With the bloody demise of the LTTE the Muslim community in Sri Lanka has reached political crossroads.
In fact, even when the LTTE was at its summit of military might and political clout the Muslim community confronted two crucial questions: One, what would be the fate of the community in the unlikely event of a divided Sri Lanka between a Tamil Eelam, which would include one third of the Muslims, and a Sinhala Lanka with the rest two-thirds? And two, what would be the fate of the community's so called 'politics of pragmatism' once the LTTE was wiped out?
The fact that there was no serious public discussion or debate on these questions between 1983, when the LTTE took to its armed struggle, and 2009, when it was militarily eliminated, demonstrates not only a lack of foresight within the Muslim political leadership but also the community's lackadaisical attitude towards national issues little realising that the price of insouciance could be very costly to the community's long term survival and welfare.
|Sri Lankan Muslims at a festival prayer
Muslim political leadership in independent Sri Lanka always revolved around personalities and not around programmes or policies. Even the political structures created by some leaders, such as the All Ceylon Moors Association of Razik Fareed, Ceylon Muslim League of M. C. M. Kaleel, the Islamic Socialist Front of Badiuddin Mahmud, the Anti-Marxist Front of M. H. Mohamed, and the Sri Lanka Muslim Congress of M. H. M. Ashraff, operated chiefly to promote the popularity of the founders and increase the chances, for them and their followers, of winning a particular political contest in the short run rather than to sustain those structures with a plan of action and programmes to benefit the interest of the community and nation in the long run.
This was why when epochal issues like Ceylon citizenship, official-language, socialist-reforms, constitutional changes, and ethnic nationalisms were debated in the national legislature the contribution to those debates from Muslim parliamentarians, with very rare exceptions, lacked intellectual depth and national vision.
There are two main reasons for this shortcoming, one arising from political expediency and the other from religious orthodoxy. Being the third largest ethno-religious group in a multi-ethnic Sri Lanka, political expediency dictated that it would always be in the best interest of the middle community to side with the winning majority, even if that majority's programmes and policies were to prove, in the long run, detrimental to national unity and economic prosperity.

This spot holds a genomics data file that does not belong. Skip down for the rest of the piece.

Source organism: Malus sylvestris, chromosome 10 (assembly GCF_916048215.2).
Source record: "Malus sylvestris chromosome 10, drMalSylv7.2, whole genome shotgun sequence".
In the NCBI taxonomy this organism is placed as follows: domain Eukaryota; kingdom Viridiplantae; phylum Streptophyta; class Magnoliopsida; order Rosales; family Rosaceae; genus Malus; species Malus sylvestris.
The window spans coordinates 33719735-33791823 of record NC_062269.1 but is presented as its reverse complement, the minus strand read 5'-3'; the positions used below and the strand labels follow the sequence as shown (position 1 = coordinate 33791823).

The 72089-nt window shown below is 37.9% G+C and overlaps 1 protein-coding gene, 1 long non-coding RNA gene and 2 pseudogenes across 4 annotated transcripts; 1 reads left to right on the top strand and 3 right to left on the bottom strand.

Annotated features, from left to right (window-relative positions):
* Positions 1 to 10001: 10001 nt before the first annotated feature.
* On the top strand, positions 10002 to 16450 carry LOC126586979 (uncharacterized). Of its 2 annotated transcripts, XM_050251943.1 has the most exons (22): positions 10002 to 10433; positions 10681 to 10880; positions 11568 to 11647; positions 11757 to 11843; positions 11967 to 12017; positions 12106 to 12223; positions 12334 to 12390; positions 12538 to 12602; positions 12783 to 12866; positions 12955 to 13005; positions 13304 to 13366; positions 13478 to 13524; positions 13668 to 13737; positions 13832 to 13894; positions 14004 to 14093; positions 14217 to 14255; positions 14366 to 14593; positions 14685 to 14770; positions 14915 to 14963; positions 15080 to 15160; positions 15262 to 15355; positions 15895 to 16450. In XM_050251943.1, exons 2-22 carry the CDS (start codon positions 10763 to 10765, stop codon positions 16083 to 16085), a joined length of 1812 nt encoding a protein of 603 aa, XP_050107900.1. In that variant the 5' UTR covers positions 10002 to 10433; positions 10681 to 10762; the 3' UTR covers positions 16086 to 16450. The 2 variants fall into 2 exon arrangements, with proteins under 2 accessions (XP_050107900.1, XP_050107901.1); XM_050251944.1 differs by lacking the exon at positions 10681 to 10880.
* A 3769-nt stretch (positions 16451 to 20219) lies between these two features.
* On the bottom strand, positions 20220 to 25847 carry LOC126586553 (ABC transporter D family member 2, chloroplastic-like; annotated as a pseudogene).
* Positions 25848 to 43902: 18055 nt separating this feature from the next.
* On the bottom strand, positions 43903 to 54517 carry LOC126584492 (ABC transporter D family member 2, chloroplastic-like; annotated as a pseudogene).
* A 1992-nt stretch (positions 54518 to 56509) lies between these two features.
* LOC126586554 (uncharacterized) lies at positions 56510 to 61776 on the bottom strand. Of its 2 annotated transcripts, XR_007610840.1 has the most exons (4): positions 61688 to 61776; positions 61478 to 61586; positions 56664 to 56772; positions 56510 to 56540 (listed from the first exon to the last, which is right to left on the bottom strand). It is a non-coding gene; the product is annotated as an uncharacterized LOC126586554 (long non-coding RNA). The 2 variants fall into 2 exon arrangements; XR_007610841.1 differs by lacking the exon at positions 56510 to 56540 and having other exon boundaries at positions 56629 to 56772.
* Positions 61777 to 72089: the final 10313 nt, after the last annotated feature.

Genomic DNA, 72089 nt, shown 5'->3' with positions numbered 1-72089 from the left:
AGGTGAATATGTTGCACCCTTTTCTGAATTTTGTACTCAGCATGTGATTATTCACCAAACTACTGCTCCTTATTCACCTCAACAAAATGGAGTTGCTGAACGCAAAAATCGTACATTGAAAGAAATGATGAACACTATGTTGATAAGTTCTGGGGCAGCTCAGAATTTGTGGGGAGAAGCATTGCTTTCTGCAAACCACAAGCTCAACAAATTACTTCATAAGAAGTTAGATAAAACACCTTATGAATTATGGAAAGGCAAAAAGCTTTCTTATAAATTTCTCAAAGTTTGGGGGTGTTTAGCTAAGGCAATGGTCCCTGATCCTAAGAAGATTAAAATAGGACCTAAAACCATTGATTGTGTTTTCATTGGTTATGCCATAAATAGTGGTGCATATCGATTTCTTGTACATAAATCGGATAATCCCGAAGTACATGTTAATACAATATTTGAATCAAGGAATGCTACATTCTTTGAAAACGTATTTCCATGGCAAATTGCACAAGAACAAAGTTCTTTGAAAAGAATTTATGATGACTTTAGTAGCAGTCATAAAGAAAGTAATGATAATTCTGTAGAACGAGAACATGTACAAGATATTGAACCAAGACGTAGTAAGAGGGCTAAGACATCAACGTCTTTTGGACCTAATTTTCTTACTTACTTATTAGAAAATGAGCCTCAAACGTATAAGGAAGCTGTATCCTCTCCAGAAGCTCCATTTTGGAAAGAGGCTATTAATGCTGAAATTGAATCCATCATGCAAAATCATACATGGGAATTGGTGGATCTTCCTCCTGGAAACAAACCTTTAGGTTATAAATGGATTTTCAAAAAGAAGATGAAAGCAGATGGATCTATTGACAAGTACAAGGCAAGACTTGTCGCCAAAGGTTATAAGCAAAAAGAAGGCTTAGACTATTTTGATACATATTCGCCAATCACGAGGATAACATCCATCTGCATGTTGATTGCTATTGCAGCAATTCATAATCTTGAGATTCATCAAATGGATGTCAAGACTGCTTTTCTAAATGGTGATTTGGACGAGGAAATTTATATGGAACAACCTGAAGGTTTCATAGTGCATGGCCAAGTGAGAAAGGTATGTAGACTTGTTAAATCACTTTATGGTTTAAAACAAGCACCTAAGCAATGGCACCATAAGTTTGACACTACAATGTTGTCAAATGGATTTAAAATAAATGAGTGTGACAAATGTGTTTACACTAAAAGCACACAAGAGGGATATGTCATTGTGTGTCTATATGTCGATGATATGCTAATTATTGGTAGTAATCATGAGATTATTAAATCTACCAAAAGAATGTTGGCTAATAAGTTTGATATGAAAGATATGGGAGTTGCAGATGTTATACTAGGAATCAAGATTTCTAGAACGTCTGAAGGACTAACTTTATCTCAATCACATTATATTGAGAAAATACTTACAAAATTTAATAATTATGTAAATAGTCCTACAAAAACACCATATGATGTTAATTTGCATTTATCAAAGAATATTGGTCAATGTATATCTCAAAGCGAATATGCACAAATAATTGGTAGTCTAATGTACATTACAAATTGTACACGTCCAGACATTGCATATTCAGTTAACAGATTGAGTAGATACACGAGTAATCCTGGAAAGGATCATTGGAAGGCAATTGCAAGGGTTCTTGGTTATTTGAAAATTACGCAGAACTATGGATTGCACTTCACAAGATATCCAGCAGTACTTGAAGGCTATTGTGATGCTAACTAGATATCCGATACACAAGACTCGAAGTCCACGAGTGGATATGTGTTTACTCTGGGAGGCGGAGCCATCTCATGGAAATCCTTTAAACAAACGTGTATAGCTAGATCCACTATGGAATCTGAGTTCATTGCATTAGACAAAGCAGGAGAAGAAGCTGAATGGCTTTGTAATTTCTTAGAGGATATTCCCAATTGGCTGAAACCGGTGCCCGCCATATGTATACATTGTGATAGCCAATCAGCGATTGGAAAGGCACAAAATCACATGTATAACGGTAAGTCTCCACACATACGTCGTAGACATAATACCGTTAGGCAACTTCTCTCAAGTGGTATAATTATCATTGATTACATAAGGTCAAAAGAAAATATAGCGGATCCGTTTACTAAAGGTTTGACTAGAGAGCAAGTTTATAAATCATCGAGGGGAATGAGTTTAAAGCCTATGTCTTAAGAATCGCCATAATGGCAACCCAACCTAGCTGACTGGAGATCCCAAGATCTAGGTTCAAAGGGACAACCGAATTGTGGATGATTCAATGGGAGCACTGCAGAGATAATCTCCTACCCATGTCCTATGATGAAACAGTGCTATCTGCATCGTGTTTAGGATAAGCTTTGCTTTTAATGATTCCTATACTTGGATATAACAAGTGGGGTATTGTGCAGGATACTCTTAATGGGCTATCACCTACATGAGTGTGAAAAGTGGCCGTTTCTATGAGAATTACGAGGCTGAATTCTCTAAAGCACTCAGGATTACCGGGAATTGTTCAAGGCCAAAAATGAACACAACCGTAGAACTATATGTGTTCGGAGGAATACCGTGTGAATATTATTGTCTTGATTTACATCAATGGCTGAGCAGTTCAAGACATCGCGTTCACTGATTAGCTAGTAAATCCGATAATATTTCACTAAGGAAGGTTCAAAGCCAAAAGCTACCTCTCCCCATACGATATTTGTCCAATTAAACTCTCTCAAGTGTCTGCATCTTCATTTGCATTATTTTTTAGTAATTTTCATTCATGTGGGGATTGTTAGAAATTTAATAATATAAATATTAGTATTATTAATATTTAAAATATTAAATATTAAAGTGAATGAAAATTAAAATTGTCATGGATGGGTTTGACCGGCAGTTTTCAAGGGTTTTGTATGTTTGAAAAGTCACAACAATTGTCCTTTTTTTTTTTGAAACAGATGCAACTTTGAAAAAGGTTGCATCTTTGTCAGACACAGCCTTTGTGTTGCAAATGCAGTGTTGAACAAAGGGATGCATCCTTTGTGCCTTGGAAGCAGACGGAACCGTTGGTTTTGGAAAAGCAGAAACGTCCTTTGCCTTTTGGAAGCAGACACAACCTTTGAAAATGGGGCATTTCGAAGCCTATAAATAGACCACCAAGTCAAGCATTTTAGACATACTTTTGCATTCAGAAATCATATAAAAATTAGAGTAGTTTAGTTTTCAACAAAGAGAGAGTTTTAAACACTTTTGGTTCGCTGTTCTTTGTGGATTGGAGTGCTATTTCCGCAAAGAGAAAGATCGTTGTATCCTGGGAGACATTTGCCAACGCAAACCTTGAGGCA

Muslim politicians followed this dictate to its extreme limits since the 1950s and as one of them said pithily "divided they are (meaning the Sinhalese and the Tamils) we swim and united they are we sink". This myopic and businesslike approach to national politics made many Muslim politicians to remain indifferent at best and unpatriotic at worst when confronted with issues of national and international importance such as citizenship, official language, constitutional reforms, higher education and Islamism.
Islamic orthodoxy, especially its fundamentalist variation, is excessively otherworldly in its outlook. The belief in the transient nature of earthly life and the certainty and fear of the Hereafter creates a feeling of detachment and indifference toward mundane matters unless such matters help the preparation of this life to success in the Hereafter. The psychological impact of this belief at the national political level is for Muslims to accept the fact that Sri Lanka is not a Muslim country and that therefore it does not matter who rules the country as longs as Muslim interests are protected and promoted. Irrespective of the variety of stratagem that different Muslim leaders chose to maintain their leadership the objective always remained parochial and communal.
Since late 1940s Muslim politics in Sri Lanka followed the leadership of three personalities: Sir Razik Fareed (1893-1984), Dr. Badiuddin Mahmud (1904-1997), and M. H. M. Ashraf (1948-2000). Razik Fareed's political strategy, sometimes described as politics of pragmatism, was always to join the winning party, be a part of the government and work for the community. Party ideology, principles and policies hardly mattered to him. Badi's strategy was to commit firmly to the policy and principles of one particular political party and work for the community from within.